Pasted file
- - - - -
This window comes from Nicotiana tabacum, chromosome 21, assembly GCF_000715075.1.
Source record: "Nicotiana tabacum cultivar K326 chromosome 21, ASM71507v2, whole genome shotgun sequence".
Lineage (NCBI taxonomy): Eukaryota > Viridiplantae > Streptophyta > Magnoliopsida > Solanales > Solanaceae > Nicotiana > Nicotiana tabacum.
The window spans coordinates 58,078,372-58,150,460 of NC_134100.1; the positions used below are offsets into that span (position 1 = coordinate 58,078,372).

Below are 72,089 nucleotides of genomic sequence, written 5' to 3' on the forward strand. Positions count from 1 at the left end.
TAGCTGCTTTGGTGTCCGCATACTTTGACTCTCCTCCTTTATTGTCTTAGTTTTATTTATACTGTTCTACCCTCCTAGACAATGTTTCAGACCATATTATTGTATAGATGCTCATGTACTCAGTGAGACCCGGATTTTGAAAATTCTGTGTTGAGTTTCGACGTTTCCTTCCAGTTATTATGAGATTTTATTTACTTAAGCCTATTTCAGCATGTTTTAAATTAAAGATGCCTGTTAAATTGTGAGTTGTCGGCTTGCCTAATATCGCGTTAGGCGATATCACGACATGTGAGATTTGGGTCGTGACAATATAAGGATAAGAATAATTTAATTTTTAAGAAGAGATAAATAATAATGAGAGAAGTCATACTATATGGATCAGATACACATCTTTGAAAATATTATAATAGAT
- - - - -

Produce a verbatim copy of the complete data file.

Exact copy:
This window comes from Nicotiana tabacum, chromosome 21, assembly GCF_000715075.1.
Source record: "Nicotiana tabacum cultivar K326 chromosome 21, ASM71507v2, whole genome shotgun sequence".
Lineage (NCBI taxonomy): Eukaryota > Viridiplantae > Streptophyta > Magnoliopsida > Solanales > Solanaceae > Nicotiana > Nicotiana tabacum.
The window spans coordinates 58,078,372-58,150,460 of NC_134100.1; the positions used below are offsets into that span (position 1 = coordinate 58,078,372).

Below are 72,089 nucleotides of genomic sequence, written 5' to 3' on the forward strand. Positions count from 1 at the left end.
TAGCTGCTTTGGTGTCCGCATACTTTGACTCTCCTCCTTTATTGTCTTAGTTTTATTTATACTGTTCTACCCTCCTAGACAATGTTTCAGACCATATTATTGTATAGATGCTCATGTACTCAGTGAGACCCGGATTTTGAAAATTCTGTGTTGAGTTTCGACGTTTCCTTCCAGTTATTATGAGATTTTATTTACTTAAGCCTATTTCAGCATGTTTTAAATTAAAGATGCCTGTTAAATTGTGAGTTGTCGGCTTGCCTAATATCGCGTTAGGCGATATCACGACATGTGAGATTTGGGTCGTGACAATATAAGGATAAGAATAATTTAATTTTTAAGAAGAGATAAATAATAATGAGAGAAGTCATACTATATGGATCAGATACACATCTTTGAAAATATTATAATAGAT